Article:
As azithromycin is a part of the regimen for treatment of enteric fever, either alone or in combination with ceftriaxone in this tertiary care hospital, continual monitoring mechanism should be in place to document emerging resistance among Salmonella isolates reported by the laboratory. Therefore, present study was done to find MIC of azithromycin among Salmonella isolates with the objective to detect discrepancy, if any between the results of azithromycin disk diffusion and MIC method for interpreting the susceptibility of the clinical isolates of Salmonella, as it would directly impact patient care.

Material and Methods

The present cross-sectional study was conducted in Pondicherry Institute of Medical Sciences, Puducherry, India, after reviewed and cleared by the Institute Ethics Committee (IEC) for a waiver of consent (IEC No- RC/14/104). Consecutive sampling method was used for the study. As the work was on archived Salmonella isolates, waiver of consent was obtained.

Inclusion criteria: All consecutive (total of 168), Salmonella isolates from positive blood cultures with clinically suspected enteric fever cases, between January 2014 to December 2020 were included. Archived Salmonella isolates had been identified by the standard biochemical tests and serotyping (8).

Exclusion criteria: Repeat Salmonella isolates from the same patients were excluded from the study.

Antibiotic Susceptibility Testing

Antimicrobial susceptibility tests of the isolates which had been determined by Kirby Bauer disc diffusion method were reconfirmed for the present analysis. The antimicrobial agents tested were ampicillin (10 μg), ciprofloxacin (5 μg), ceftriaxone (30 μg), cotrimoxazole (25 μg), chloramphenicol (30 μg) and azithromycin (15 μg). The MIC of azithromycin was determined by Epsilometer (E) strip test method (Himedia, Mumbai, India). Escherichia coli ATCC 25922 was used as control for both the disc diffusion testing and for MIC estimation. Results were interpreted as per CLSI 2020 and EUCAST 2020 guidelines (9),(10). As per CLSI 2020, the zone interpretative criteria for azithromycin susceptible isolates is ≤12 mm and resistant isolates is ≥13 mm and azithromycin MIC of ≥32 μg/mL is resistant and ≤16 μg/mL is considered as susceptible (9).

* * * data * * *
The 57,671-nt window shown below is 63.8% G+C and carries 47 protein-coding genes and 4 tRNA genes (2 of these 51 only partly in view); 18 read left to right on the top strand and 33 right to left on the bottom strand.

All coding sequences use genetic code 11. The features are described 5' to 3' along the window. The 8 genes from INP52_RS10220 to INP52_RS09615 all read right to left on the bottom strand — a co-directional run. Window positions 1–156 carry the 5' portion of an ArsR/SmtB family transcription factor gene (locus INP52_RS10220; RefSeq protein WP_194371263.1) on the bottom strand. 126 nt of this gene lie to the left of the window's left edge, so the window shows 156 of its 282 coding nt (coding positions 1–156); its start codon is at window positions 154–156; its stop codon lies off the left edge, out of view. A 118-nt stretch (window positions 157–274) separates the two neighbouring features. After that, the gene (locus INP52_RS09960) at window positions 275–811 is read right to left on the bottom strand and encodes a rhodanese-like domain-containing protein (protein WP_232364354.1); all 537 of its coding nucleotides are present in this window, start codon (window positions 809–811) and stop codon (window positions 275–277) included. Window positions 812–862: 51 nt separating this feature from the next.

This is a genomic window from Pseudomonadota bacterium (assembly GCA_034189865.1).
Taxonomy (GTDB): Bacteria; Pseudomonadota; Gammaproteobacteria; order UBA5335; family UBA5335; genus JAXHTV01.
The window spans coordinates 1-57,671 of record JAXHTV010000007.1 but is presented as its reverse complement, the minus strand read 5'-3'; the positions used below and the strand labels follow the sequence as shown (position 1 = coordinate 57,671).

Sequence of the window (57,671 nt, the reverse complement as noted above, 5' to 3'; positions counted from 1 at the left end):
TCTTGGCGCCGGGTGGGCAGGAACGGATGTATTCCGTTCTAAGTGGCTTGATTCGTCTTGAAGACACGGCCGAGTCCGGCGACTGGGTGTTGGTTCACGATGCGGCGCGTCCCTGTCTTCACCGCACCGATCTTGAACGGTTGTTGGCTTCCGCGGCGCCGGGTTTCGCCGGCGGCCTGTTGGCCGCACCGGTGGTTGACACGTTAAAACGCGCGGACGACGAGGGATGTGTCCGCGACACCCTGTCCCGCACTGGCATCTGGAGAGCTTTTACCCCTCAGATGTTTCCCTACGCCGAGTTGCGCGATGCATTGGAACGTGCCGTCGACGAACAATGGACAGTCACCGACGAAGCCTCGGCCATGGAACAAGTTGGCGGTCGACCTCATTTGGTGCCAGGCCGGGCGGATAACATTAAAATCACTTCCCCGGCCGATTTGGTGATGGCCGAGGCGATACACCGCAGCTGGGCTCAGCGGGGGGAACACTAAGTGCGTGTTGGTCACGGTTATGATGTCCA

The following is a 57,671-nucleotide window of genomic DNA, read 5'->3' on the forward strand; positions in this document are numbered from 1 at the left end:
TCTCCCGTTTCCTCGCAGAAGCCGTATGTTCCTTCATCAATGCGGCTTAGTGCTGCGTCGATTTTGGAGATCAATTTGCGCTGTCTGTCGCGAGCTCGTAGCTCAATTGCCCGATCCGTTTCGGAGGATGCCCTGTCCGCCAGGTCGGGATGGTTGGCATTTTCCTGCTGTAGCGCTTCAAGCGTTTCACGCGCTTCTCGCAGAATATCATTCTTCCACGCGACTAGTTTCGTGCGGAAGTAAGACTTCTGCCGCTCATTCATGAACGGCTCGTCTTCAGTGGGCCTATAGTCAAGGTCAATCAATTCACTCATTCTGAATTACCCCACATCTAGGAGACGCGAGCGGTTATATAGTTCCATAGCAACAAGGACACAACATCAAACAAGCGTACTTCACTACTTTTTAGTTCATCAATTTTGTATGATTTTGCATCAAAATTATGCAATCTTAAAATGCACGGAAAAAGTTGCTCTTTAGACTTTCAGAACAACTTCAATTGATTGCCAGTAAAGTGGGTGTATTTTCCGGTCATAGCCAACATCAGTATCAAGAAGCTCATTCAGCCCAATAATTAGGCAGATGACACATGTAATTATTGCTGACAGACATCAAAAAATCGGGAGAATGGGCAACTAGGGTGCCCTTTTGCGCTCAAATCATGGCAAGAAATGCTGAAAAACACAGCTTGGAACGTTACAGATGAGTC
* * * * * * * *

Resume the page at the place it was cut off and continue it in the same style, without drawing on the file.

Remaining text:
Statistical Analysis

Data analysis was undertaken using the Microsoft Excel and Statistical Package for the Social Sciences (SPSS) software version 20.0. Spearman’s rank correlation coefficient and regression coefficient (by linear regression) between disc diffusion and MIC for azithromycin was calculated, taking MIC as a dependent variable and zone diameter by disc diffusion as an independent variable. A p-value of 0.05 or below was considered significant. The p-value was calculated using Spearman’s rho test for correlation and F test for regression analysis. All the tests were two-sided.


Of 168 Salmonella isolates from blood, 65 isolates (38.7%) were Salmonella Typhi and 103 were (61.3%) were Salmonella Paratyphi A. While majority of patients were males, 114 (68%), a male to female ratio of 2.1:1 was noted. Age of the patients ranged from 3-69 years, with majority of patients (76, 45.2%) of 21-30 years, followed by 47 (28%) in the age group of 31-40 years, 28 (16.6%) in 11-20 years, 6 (3.6%) each in the age group of ≤10 years and 41-50 years, 4 (2.4%) of 51-60 years and 1 (0.6%) patient of >60 years. Between 2016 to 2018; there was a surge in cases with Salmonella Paratyphi A. However, Salmonella Typhi remained the predominant isolate in rest of the years (Table/Fig 1).